At the end of the movie, when Hannah and Michael meet after years of separation, she seems happy to see him and her eyes, finally, have a softness about them. When Michael shunts the opportunity to talk about their affair, her face clamps closed again and the years of defensive posturing move back in place. Even now, she cannot admit her deep feelings for him - if they ever existed. Perhaps she is embarassed about the way she looks or about their relationship or, perhaps, she realizes what she has lost and can never reclaim. (This final possibility would help to explain her sudden suicide, an act that keeps her away from Michael - but in the realm of his loving imagination - forever.)
In the end, perhaps it's not important that Hannah loved him. Perhaps the point is that Hannah, because of the vile atrocities she committed, is incapable of loving. If this is true, it makes Michael's life even more sad. Perhaps I'm being too sympathetic, too much of a romantic, to look for an ability to love in Hannah, but I don't do it for Hannah's sake. Her monstrousness or a victim-status is, perhaps, not ultimately the point. I am most concerned with Michael's selfless love that he carries with him his entire life for a woman who may or may not be worth the attention. The notion that she loved him back, in my mind justifies Michael's life-long sacrifice. As with most, great literature, it is open for interpretation, which is why, ultimately, I prefer this book over the movie. Kate Winslet's portrayal of Hannah is brilliant but she is a brilliant monster who feels very sorry for herself, and an illiterate woman victimized by her own pride and situation, but not a woman who loves. For Michael, this is a tragedy.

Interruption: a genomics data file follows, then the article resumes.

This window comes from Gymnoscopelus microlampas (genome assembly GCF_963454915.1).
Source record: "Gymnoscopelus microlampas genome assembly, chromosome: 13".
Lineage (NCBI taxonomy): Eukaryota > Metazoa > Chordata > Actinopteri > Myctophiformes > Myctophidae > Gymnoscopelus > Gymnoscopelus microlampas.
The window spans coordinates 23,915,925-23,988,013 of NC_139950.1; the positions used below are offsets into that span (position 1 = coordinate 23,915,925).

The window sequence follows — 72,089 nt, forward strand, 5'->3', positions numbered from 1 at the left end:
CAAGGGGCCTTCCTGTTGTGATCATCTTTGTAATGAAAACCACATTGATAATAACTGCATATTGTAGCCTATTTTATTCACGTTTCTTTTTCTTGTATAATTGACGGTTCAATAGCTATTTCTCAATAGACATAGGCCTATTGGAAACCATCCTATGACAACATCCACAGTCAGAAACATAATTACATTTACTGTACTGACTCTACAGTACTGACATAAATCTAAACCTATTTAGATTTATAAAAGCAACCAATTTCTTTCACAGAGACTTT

The novel contemplates a number of other provocative ideas that the movie also touches upon: how far does Nazi culpability go in German society? Is Michael guilty for Hannah's atrocities because he loved her? How much should subsequent German generations take responsibility for the transgressions of their parents? And finally: Can one right action in a life (or a mostly honest life) absolve a person of one atrocious act? At the end of the tale, Hannah learns to read, and as she says when Michael asks her what she has learned in her life, she answers that she has learned to read. To Hannah, this appears to be enough; but perhaps the humanistically expansive nature of reading has enabled her to understand her sins. In this way, this small statement may mean much more. For someone who loved stories and their enveloping, therapeutic nature, perhaps this was a type of redemption.
In my view, whether Hannah loved Michael is the hinge-pin of her character - not that she learned to read. Hannah effectively killed 300 people. A person like this may not be able to love another human being; in fact, they may willingly resist this. It must be better to stay away from everyone after committing a horrific act like that; falling in love, learning to empathize, would raise too many questions about the potential lives and loves of the people you killed. Best to stay aloof. Hannah in the movie DOES stay aloof and she is depraved and monstrous because of it; however, Hannah in the novel falls in love, if only a little, with the boy who loves her so completely he lives his entire life for her. Doesn't this small act of kindness at least make her human?